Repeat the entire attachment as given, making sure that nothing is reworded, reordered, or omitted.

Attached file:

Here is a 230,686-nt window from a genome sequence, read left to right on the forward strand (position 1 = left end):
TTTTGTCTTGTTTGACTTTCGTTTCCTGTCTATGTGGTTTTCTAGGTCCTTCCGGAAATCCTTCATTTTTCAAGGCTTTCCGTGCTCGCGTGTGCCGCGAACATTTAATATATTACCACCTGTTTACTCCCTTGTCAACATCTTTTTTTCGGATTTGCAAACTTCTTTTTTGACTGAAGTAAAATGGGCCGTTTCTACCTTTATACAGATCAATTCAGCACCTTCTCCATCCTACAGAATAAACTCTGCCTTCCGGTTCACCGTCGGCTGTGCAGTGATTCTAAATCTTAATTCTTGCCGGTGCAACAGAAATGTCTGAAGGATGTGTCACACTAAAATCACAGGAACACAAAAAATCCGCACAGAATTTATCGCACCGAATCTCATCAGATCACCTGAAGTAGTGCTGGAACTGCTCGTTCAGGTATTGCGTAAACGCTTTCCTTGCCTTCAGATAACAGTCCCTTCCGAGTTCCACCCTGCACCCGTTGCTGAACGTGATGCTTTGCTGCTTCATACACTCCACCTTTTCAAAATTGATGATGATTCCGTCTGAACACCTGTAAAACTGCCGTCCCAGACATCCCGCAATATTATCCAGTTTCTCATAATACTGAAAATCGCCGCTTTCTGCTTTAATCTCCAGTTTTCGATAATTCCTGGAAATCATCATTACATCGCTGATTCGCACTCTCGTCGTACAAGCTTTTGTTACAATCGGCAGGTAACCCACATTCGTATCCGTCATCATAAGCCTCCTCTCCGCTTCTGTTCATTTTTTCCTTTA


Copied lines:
Here is a 230,686-nt window from a genome sequence, read left to right on the forward strand (position 1 = left end):
TTTTGTCTTGTTTGACTTTCGTTTCCTGTCTATGTGGTTTTCTAGGTCCTTCCGGAAATCCTTCATTTTTCAAGGCTTTCCGTGCTCGCGTGTGCCGCGAACATTTAATATATTACCACCTGTTTACTCCCTTGTCAACATCTTTTTTTCGGATTTGCAAACTTCTTTTTTGACTGAAGTAAAATGGGCCGTTTCTACCTTTATACAGATCAATTCAGCACCTTCTCCATCCTACAGAATAAACTCTGCCTTCCGGTTCACCGTCGGCTGTGCAGTGATTCTAAATCTTAATTCTTGCCGGTGCAACAGAAATGTCTGAAGGATGTGTCACACTAAAATCACAGGAACACAAAAAATCCGCACAGAATTTATCGCACCGAATCTCATCAGATCACCTGAAGTAGTGCTGGAACTGCTCGTTCAGGTATTGCGTAAACGCTTTCCTTGCCTTCAGATAACAGTCCCTTCCGAGTTCCACCCTGCACCCGTTGCTGAACGTGATGCTTTGCTGCTTCATACACTCCACCTTTTCAAAATTGATGATGATTCCGTCTGAACACCTGTAAAACTGCCGTCCCAGACATCCCGCAATATTATCCAGTTTCTCATAATACTGAAAATCGCCGCTTTCTGCTTTAATCTCCAGTTTTCGATAATTCCTGGAAATCATCATTACATCGCTGATTCGCACTCTCGTCGTACAAGCTTTTGTTACAATCGGCAGGTAACCCACATTCGTATCCGTCATCATAAGCCTCCTCTCCGCTTCTGTTCATTTTTTCCTTTA